Although vacant buildings can be seen as a threat to the health, safety and vibrancy of a neighbourhood, these spaces also represent an opportunity. In a previous edition of TINAN, we explored a few inspiring efforts to reclaim and remake vacant buildings and lots. One challenge in doing so, however, is determining the potential value of a vacant space. In order to answer this question in the Chicago context, the Hidden Value in Abandoned Buildings (HViAB) tool was created to unlock the hidden value of vacant properties. The tool maps vacant properties in relation to retail, educational, cultural and transportation amenities within a half mile radius. By showing the proximity to amenities, investors can see more than an empty building and instead realize the potential value in redeveloping the property. Although the tool has only been piloted in one neighbourhood in Chicago so far, there is opportunity for any municipality to use and adapt this approach to promote the hidden value and redevelopment potential of its vacant properties.

How microloans are evolving in the U.S.


Microcredit has created new funding opportunities for many small startups around the world. A microloan is defined as a small (generally no more than $35,000), short-term loan with a low interest rate that's usually extended to a startup or entrepreneur. The microfinance and microcredit concept was pioneered by Muhammad Yunus and his Grameen Bank to “create economic and social development from below".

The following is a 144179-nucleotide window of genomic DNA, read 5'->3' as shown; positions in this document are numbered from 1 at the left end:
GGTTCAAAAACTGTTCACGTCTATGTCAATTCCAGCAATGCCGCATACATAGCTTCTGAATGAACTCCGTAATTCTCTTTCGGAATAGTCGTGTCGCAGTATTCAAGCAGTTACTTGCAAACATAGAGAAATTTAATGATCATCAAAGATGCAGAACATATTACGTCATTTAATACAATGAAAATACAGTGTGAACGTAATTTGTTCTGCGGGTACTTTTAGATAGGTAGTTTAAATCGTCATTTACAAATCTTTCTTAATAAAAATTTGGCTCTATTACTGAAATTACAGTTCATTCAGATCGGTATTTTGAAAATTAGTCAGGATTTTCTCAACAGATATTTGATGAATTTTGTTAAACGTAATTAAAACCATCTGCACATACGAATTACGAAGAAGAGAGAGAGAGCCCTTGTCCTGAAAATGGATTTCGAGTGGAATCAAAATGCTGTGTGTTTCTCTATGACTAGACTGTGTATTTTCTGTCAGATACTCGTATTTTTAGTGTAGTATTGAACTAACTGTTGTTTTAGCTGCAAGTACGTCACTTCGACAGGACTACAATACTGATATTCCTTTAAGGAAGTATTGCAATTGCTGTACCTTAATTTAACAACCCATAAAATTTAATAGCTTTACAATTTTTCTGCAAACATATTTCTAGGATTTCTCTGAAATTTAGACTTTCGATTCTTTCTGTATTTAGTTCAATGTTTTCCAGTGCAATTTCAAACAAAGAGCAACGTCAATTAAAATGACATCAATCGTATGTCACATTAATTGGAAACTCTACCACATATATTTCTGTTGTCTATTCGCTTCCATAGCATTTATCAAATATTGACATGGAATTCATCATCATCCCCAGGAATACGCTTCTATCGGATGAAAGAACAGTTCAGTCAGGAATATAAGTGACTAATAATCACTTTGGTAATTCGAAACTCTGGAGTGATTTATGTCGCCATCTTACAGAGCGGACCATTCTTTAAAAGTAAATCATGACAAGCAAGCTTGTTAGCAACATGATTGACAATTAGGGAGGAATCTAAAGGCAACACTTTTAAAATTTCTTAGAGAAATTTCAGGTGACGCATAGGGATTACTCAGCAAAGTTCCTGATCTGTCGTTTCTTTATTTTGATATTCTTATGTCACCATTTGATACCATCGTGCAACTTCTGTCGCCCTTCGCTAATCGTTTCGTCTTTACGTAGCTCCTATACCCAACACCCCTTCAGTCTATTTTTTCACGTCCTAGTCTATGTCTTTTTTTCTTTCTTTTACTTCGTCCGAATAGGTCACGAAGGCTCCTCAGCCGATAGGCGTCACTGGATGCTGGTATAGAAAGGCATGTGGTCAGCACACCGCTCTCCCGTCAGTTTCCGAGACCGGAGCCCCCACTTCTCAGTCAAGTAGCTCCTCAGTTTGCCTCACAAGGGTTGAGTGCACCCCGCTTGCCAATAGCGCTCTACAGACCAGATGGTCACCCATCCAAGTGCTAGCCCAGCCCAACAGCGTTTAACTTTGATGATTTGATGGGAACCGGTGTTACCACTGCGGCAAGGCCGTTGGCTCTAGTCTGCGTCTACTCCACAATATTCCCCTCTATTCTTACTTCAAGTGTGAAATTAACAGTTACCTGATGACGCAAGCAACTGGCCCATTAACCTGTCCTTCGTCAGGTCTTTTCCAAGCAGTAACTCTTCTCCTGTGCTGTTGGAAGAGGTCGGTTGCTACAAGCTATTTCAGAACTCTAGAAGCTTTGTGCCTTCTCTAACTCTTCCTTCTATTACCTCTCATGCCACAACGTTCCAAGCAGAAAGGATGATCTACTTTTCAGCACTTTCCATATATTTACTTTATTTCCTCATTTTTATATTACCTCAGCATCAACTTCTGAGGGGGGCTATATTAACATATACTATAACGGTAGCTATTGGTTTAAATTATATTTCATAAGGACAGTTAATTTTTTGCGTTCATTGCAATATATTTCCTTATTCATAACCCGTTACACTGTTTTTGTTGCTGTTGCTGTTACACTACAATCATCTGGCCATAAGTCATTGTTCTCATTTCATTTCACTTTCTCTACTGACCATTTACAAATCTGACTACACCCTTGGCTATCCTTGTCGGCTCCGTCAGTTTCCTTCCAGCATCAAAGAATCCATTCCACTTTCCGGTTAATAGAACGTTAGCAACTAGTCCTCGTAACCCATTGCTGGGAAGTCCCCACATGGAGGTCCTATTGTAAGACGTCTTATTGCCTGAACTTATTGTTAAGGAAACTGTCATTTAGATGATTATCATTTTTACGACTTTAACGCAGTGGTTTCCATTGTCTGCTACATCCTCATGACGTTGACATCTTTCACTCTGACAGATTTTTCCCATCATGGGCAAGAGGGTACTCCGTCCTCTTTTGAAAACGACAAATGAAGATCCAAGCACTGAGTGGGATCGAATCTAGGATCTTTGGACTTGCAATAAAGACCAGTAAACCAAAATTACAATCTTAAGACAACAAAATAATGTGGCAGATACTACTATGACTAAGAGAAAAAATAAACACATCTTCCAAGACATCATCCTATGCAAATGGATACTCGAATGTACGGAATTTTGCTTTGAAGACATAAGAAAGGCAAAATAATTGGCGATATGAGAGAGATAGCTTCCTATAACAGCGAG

Microloan initiatives like Kiva are most often associated with providing funding for entrepreneurs in the developing world, and are often focused on lending to alleviate poverty. However, when the 2008-2009 economic downturn dried up many traditional funding opportunities for small businesses in the United States, Kiva expanded its service to American startups. Recently, Entrepreneur magazine outlined a couple of examples of how microloans have since evolved in the US to meet the needs of startups:

  • TrustLeaf.com, which extends microloans through crowdsourcing and allows business owners to borrow from friends and family.
  • PayPal Working Capital, which offers microloans to a select number of businesses and allows them replay the loans at a fixed percentage of total monthly business sales.

For those looking for examples from Canada, check out the
Assiniboine Credit Union Micro Loan Program, which in partnership with Western Economic Diversification Canada offers small business loans up to a maximum of $35,000 to start or grow small businesses in the Winnipeg area, and the Immigrant Access Fund, which provides loans for skilled immigrants who can't pay for the licensing/training they need to work in their field in Canada. Examples like these provide some helpful insights for those working with small businesses in both Canada and the U.S. in need of access to different funding options.

Employment Development Index July 2014

Employment Development Index September 2012

Our Employment Development Index is a visual representation of changes in regional employment figures over time. Visit the Employment Development Index archives for previous editions.